BIPV Applications with Various Kinds of Solar Cells

A building with facade  covered by solar cells in Paris. (Photo Credit:La Citta Vita via Flickr)

Building-integrated photovoltaic (BIPV) is a popular application for solar power. To overcome silicon solar cells’ color and light-shading limitations, many researchers have endeavored for developing solar cells using various materials and technologies. For example, thin-film solar cells are one of the candidates for solar windows because they have better transmittancy than silicon cells. Heliatek, a German organic thin-film solar cell manufacturer, has unveiled a solar cell with 40% transmittancy. The new product is suitable to be installed on buildings and car roofs for solar generation and glare reduction

Coating is another option to create new types of solar cells. A research team at Michigan State University has developed a “transparent luminescent solar concentrator” that absorbs only ultraviolate and near infrared wavelengths to generate power – allowing the solar cell to be almost transparent. The efficiency, which is as low as around 1%, is the major defect and the team hopes to increase it up to around 5%.

The transparent solar cell developed by researchers from Michigan State University. (Photo Credit:Michigan State University )

In addition, New Energy Technologies, an American developer of organic photovoltaic (OPV), has made certain achievements for their see-through SolarWindow™ coatings. The Research Center for New Generation Photovoltaics of Taiwan’s National Central University is doing a similar OPV project, too. Even though OPV cells’ conversion efficiencies are lower than crystalline silicon cells, they can generate power under shady light conditions, a feature that makes them suitable to buildings.

Colored cells are also ideal choices for BIPV applications. By working with Sony, theResearch Center for Advanced Science and Technology of the University of Tokyo used dye-sensitized solar cell technology to create colored solar glass that will change their color according to the battery charging status. Likewise, six university students from Taiwan have established a creative studio and unveil solar cells that are “painted” with graphics. With these innovative technologies and designs, it is expectable for BIPV to go into the next generation soon.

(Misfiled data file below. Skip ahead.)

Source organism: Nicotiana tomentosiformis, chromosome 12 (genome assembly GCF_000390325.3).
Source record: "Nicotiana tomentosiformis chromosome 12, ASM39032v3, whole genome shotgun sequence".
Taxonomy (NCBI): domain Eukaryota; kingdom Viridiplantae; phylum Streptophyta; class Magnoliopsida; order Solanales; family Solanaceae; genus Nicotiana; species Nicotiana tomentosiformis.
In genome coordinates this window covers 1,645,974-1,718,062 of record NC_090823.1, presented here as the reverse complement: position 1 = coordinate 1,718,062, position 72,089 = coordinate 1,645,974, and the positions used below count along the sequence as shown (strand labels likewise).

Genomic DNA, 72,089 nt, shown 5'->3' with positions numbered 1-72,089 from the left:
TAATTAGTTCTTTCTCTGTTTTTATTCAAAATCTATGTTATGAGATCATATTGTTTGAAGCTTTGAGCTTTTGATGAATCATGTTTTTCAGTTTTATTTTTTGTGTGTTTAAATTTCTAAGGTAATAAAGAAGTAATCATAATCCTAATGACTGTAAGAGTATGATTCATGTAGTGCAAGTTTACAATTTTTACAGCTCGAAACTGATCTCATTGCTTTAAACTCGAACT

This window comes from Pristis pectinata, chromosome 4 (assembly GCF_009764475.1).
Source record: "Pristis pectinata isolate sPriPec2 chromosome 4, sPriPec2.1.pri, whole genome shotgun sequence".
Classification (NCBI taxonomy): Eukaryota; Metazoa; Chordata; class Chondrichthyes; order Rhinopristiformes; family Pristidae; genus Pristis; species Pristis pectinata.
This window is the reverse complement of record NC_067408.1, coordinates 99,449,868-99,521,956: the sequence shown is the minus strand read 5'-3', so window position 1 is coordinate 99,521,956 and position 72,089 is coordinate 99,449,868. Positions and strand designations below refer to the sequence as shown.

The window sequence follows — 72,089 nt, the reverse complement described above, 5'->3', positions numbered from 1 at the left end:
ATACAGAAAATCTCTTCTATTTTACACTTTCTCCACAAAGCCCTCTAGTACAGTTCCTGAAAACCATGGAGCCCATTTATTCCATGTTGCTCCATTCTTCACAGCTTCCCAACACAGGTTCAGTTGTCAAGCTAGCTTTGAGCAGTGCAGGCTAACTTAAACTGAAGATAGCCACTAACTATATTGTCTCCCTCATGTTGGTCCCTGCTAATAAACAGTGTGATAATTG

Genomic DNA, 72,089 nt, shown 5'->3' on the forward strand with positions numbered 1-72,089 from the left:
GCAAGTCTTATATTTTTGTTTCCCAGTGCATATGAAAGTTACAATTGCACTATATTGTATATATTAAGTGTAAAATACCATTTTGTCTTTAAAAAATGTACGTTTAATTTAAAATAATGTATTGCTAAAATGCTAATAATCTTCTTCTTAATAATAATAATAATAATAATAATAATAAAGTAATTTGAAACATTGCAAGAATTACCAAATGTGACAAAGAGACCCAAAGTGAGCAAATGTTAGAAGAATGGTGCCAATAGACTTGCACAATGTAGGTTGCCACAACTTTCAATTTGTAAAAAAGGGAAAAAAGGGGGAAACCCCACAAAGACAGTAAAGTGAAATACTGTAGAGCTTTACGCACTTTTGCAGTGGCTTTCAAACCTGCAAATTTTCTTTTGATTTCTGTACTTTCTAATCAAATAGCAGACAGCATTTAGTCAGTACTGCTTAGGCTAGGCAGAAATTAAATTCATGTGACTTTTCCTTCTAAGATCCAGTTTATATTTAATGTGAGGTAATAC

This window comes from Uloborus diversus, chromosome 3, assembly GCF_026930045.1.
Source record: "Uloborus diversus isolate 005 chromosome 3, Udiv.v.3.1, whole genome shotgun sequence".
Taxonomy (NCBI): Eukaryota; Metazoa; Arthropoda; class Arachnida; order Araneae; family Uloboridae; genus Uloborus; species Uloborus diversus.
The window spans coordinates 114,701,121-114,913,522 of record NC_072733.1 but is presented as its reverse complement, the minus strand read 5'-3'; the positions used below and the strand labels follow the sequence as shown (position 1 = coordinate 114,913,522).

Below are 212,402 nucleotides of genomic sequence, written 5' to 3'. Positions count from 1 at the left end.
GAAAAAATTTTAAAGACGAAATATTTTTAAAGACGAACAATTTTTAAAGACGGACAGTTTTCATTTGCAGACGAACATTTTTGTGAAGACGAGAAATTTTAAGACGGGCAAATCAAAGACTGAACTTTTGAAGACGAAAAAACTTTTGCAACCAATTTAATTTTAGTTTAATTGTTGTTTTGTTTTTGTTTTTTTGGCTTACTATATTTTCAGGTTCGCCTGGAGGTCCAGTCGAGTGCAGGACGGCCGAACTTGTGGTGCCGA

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Summary of 2014’s Innovative Green Technologies

There emerges a lot of interesting and potential technologies in 2014. Let’s see a pick of them!

  • Apple Inc. has applied a patent to the United States Patent and Trademark Office for a technology of inserting solar panels under touchscreens of mobile devices. (related post)
  • SunPartner and 3M co-developed a transparent solar panel called “Wysips” that can be embedded into smartphones to generate solar power and connected to Li-Fi signals. (related post)
  • By pasting solar panels, Tommy Hilfiger unveiled an innovative solar-powered jacket. (related post)
  • WeWi Telecommunications, a Canadian company, has developed “SOL” the sun-powered laptop. By connecting to three solar panels, SOL can be fully charged within only 2.5 hours under sufficient sunlight. (related link)
  • UK-based Arup and Pro-Teq respectively developed “solar dust” that absorbs ultraviolet during the day to generate power and glows during the night for lighting. (relate link)
  • IBM and AirlightEnergy cooperated to develop the High Concentrated Photovoltaic Thermal (HCPVT) system to generate solar power and take advantage of the heat simultaneously. (related link)
  • A professor from UCLA developed a new manufacturing process to create perovskite cell. The new type cells use cheaper materials and have lower pollutions; moreover, they can reach a 20%-level efficiency. (related link)
  • By adding a specially patterned layer of silica glass with pyramid structure on the surface of ordinary solar cells, it is able to slow down the cells’ aging process because the structure can help the cell to cool itself, reducing the temperature increased when generating power. (related link)
  • U.S.’s physicists believe that nano technology could be a considerable way to increase solar cells’ efficiency.
  • The solar roadway is one of the most-focused projects on campaign site IndieGoGo. (related link) Besides, it appears the world’s first solar bike path in Netherland. (related post)
  • The “BAT” (Buoyant Air Turbine) created by MIT and Altaeros Energies is now undergone necessary tests. The innovative wind turbine can float 30~90 meters above the ground to be swept by stronger winds. (related link)
The "BAT" floating wind turbine. (Photo Credit: Altaeros Energies)
  • Panasonic unveiled the world’s smallest lithium-ion battery, with a 2-cm length and a 3.5-mm diameter. The tiny lithium-ion battery is especially designed for wearable devices and is already started massive production. (related post)
  • Bath, a U.K.-based bus company, transforms people’s poo and kitchen waste into biofuel to power the special “poo bus.” (related link)
  • Japan’s Toyota launched its FCV “Mirai” this year. Currently, many Japanese companies are striving to develop fuel cells for residential and vehicle uses. (related post)